Physician’s Assistant vs Pre-Med

Just want to float an idea out for feedback.

Am I right in thinking that most students entering college intent on pre-med never apply to med school and that most who do apply are not accepted?

If so, that’s a pretty high attrition rate for a group that probably consists of pretty bright kids to begin with. Maybe 75%.

And is it the case that GPA + MCAT scores are more important than what undergrad college a medical school applicant attends?

So here’s my thought. Why not apply out of high school direct admit to a physician’s assistant program? This would guarantee that the student would work in the field they’re interested unless s/he fails to keep up their grades. There would be no big med school debt required, and instead they would get 6 years of financial aid if they qualify.There would be no anxiety about acceptance into med school, followed by the despair of “What do I do now?” If they aren’t accepted, as appears to be the case with most applicants. Starting salaries are very good for PAs, typically 6 figures or so I’m told.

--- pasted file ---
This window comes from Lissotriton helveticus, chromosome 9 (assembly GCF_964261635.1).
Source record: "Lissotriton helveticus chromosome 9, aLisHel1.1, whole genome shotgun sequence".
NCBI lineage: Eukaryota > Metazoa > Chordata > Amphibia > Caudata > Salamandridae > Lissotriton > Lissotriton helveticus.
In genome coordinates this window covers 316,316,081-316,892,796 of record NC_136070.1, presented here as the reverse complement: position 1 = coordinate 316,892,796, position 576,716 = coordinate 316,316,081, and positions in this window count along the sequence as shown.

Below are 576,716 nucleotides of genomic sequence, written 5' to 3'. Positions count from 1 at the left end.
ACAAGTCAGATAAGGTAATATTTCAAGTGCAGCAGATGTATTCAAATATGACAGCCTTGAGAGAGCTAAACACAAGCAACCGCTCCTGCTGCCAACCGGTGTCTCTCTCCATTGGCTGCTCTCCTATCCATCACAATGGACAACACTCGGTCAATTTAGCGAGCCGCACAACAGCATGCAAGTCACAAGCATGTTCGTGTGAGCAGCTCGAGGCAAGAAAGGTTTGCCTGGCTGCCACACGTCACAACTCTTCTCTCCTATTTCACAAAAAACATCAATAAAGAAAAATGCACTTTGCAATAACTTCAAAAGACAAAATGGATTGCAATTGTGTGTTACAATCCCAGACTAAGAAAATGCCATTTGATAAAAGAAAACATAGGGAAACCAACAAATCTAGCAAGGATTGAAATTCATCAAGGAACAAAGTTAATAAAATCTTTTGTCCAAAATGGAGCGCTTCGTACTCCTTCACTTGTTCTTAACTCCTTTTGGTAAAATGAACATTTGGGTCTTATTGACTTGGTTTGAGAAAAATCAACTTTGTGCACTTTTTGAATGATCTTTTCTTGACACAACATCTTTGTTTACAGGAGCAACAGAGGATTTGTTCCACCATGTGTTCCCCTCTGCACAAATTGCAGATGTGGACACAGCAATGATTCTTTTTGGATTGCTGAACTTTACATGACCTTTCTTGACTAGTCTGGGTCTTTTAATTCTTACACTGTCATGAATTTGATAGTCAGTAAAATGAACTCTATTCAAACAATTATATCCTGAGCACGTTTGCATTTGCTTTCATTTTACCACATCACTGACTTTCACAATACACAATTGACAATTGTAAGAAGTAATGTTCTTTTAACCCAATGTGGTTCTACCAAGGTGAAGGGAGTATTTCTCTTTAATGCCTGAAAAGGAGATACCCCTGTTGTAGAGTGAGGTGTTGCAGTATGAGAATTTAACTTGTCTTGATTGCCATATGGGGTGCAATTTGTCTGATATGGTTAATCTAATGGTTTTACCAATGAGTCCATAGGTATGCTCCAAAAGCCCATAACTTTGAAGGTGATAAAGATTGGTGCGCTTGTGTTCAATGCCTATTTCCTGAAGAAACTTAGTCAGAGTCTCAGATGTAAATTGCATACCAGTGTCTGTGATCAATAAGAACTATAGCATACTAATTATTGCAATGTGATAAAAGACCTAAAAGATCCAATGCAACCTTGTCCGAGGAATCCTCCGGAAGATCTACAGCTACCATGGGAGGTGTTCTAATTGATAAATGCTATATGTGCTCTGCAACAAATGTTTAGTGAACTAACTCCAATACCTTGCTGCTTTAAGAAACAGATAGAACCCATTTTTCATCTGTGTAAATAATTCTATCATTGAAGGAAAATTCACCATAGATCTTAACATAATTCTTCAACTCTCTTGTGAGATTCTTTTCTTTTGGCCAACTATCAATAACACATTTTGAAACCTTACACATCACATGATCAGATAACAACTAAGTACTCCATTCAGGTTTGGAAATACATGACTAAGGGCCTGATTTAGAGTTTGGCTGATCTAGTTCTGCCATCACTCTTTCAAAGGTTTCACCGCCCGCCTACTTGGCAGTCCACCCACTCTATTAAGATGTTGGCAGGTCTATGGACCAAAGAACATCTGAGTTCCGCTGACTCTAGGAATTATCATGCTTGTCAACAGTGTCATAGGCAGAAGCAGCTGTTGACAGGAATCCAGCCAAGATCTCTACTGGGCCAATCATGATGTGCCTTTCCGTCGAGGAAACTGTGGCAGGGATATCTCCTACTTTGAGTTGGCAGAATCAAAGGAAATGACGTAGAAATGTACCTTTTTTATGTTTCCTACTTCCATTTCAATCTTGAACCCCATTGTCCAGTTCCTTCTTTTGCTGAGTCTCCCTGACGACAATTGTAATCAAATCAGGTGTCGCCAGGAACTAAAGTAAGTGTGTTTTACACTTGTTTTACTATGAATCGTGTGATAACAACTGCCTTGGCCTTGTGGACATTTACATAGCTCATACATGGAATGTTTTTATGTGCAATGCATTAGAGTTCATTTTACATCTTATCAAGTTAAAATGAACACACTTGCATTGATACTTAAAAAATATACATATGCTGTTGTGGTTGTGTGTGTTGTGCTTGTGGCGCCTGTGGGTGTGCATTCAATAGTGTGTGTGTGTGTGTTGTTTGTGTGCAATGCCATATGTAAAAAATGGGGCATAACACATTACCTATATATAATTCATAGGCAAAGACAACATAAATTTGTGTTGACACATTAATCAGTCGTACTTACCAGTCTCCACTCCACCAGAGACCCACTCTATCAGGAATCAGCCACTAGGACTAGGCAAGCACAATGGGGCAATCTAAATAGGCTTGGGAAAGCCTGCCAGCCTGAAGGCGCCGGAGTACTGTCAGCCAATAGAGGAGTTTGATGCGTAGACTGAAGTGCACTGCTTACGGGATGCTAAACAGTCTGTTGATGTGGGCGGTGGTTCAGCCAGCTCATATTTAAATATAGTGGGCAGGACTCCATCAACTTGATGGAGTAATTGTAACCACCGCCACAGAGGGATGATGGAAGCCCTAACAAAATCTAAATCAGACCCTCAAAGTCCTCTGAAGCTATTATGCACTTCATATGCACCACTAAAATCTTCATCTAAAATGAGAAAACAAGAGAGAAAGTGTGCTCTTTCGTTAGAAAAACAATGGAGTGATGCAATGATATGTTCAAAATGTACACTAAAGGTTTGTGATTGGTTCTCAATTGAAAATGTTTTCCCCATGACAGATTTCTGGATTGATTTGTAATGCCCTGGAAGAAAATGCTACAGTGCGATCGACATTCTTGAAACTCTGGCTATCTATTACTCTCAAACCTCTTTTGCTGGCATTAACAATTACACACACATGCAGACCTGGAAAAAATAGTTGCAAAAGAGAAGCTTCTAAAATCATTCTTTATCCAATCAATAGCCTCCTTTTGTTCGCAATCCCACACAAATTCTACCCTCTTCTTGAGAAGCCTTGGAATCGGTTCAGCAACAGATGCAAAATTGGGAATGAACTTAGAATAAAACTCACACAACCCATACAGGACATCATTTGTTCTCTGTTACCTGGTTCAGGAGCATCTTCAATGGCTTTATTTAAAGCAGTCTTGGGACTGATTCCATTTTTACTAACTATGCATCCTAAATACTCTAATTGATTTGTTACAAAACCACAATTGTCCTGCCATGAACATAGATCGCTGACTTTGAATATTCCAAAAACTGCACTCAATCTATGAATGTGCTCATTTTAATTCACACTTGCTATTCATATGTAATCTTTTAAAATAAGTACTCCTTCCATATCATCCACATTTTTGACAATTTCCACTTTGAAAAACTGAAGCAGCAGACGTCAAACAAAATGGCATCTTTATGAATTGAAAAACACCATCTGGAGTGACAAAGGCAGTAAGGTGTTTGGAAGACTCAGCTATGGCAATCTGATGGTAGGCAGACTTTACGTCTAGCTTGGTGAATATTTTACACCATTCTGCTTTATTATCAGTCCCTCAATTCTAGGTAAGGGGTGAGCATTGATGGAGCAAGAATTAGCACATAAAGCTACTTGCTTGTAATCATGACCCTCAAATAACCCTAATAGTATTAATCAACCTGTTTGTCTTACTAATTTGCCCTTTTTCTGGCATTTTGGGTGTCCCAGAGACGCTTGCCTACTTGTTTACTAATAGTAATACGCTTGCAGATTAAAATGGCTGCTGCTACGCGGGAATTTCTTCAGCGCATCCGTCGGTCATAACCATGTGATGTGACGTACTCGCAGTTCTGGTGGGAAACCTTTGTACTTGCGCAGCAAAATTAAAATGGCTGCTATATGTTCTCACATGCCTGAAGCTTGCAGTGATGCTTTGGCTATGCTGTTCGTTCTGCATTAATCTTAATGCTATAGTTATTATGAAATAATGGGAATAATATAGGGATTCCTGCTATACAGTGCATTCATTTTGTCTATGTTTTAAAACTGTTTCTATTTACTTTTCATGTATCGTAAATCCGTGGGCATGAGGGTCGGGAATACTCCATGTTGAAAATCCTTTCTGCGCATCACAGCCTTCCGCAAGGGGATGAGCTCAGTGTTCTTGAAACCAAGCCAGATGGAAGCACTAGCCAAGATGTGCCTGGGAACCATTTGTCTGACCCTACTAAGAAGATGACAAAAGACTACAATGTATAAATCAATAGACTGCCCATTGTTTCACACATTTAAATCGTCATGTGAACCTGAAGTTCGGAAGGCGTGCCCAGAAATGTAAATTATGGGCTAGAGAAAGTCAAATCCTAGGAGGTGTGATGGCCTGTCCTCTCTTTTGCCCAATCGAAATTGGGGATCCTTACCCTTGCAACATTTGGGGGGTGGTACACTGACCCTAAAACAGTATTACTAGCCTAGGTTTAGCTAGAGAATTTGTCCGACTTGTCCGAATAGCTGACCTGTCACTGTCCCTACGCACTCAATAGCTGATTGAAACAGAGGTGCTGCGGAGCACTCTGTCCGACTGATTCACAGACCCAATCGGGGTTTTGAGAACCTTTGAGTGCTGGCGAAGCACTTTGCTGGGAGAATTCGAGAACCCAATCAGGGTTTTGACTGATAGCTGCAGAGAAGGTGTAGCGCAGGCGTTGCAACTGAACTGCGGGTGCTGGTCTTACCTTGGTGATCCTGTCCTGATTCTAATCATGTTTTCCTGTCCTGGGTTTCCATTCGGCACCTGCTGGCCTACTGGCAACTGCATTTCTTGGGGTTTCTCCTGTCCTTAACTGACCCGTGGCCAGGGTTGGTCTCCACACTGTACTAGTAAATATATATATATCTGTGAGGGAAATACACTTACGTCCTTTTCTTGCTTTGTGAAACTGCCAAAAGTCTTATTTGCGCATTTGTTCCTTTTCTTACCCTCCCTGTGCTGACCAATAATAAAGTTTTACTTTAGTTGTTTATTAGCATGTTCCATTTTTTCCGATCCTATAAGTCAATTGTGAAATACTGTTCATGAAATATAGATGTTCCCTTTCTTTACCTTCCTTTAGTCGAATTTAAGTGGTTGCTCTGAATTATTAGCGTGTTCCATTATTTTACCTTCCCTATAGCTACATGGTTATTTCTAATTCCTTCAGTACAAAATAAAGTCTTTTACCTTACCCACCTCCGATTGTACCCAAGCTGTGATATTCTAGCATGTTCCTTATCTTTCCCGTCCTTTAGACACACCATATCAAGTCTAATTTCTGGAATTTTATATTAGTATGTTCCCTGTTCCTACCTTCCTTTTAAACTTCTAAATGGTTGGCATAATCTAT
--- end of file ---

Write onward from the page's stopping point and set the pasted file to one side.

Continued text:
But s/he really wants to be a doctor, not a PA! I get it. So, why not apply to med school in senior year even though on the PA track. I assume nothing would prevent that. I assume most of the bio, chem, and other science classes require for med school would be part of a PA curriculum or could be taken as electives. I may be wrong on my assumptions.


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Theres not as many direct entry PA programs.

I know of several new grad PA’s with no real experience who have been looking for a job for over a year now.

The number of jobs for PA’s and NP’s is area dependent. The market where I live is saturated. The good news for those new grad NPs is that they had to be nurses first and many fall back on picking up hours as a RN as they still look. For new grad PA’s who can’t find a job, their job search is very limited based on their undergrad degree or any work they did outside of school (I know many who took emt on their own for example).

NPs can practice independently too. PAs can’t.